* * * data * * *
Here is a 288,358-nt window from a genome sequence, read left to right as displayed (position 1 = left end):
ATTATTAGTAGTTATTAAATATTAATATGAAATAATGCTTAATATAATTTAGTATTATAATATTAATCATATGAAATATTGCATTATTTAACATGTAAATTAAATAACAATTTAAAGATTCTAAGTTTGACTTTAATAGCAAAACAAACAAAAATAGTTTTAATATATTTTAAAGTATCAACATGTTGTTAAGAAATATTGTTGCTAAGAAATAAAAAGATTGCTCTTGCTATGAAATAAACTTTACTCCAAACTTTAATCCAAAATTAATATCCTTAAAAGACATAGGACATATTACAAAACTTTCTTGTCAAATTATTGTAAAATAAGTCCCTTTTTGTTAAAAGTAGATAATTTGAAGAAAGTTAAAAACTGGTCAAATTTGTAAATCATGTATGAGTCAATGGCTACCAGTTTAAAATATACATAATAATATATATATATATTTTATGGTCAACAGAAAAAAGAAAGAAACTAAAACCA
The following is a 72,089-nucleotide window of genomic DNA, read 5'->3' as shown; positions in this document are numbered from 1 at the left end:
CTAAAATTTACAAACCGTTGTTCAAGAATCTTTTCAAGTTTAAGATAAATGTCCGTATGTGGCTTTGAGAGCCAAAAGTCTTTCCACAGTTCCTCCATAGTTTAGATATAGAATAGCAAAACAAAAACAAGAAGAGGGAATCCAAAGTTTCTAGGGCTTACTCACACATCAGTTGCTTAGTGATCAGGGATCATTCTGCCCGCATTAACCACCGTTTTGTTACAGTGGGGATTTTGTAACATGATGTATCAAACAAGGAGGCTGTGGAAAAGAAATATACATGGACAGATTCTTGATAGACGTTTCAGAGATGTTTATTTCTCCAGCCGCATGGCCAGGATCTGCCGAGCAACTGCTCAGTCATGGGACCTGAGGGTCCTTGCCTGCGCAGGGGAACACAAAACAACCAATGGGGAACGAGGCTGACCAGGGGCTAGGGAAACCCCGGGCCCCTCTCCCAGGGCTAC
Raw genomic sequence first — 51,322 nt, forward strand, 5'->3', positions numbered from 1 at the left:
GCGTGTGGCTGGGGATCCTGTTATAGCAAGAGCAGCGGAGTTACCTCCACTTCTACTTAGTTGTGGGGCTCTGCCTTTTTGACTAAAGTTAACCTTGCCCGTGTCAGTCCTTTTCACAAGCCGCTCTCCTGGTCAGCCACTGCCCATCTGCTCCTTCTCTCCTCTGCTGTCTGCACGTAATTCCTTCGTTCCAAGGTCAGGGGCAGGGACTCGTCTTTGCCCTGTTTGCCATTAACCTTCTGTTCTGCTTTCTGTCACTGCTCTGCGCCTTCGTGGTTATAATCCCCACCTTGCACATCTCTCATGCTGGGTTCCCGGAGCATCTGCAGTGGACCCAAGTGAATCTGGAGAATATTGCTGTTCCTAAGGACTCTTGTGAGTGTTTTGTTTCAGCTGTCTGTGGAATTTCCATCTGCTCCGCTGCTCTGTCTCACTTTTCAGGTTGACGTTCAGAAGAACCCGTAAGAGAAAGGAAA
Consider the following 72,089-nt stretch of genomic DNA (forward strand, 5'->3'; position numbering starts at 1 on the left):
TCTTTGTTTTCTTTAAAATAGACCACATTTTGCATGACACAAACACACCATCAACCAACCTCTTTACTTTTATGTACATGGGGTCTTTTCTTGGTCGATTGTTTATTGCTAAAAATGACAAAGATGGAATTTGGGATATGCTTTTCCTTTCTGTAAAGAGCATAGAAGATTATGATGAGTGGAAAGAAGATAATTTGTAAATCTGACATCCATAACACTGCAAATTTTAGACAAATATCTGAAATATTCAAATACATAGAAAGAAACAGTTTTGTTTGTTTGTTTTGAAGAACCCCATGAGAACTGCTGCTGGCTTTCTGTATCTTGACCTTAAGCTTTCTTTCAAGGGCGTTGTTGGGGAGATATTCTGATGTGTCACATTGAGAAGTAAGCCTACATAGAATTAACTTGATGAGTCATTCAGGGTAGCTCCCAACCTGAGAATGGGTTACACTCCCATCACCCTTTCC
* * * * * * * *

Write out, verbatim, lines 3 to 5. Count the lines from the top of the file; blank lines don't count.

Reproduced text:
The following is a 72,089-nucleotide window of genomic DNA, read 5'->3' as shown; positions in this document are numbered from 1 at the left end:
CTAAAATTTACAAACCGTTGTTCAAGAATCTTTTCAAGTTTAAGATAAATGTCCGTATGTGGCTTTGAGAGCCAAAAGTCTTTCCACAGTTCCTCCATAGTTTAGATATAGAATAGCAAAACAAAAACAAGAAGAGGGAATCCAAAGTTTCTAGGGCTTACTCACACATCAGTTGCTTAGTGATCAGGGATCATTCTGCCCGCATTAACCACCGTTTTGTTACAGTGGGGATTTTGTAACATGATGTATCAAACAAGGAGGCTGTGGAAAAGAAATATACATGGACAGATTCTTGATAGACGTTTCAGAGATGTTTATTTCTCCAGCCGCATGGCCAGGATCTGCCGAGCAACTGCTCAGTCATGGGACCTGAGGGTCCTTGCCTGCGCAGGGGAACACAAAACAACCAATGGGGAACGAGGCTGACCAGGGGCTAGGGAAACCCCGGGCCCCTCTCCCAGGGCTAC
Raw genomic sequence first — 51,322 nt, forward strand, 5'->3', positions numbered from 1 at the left: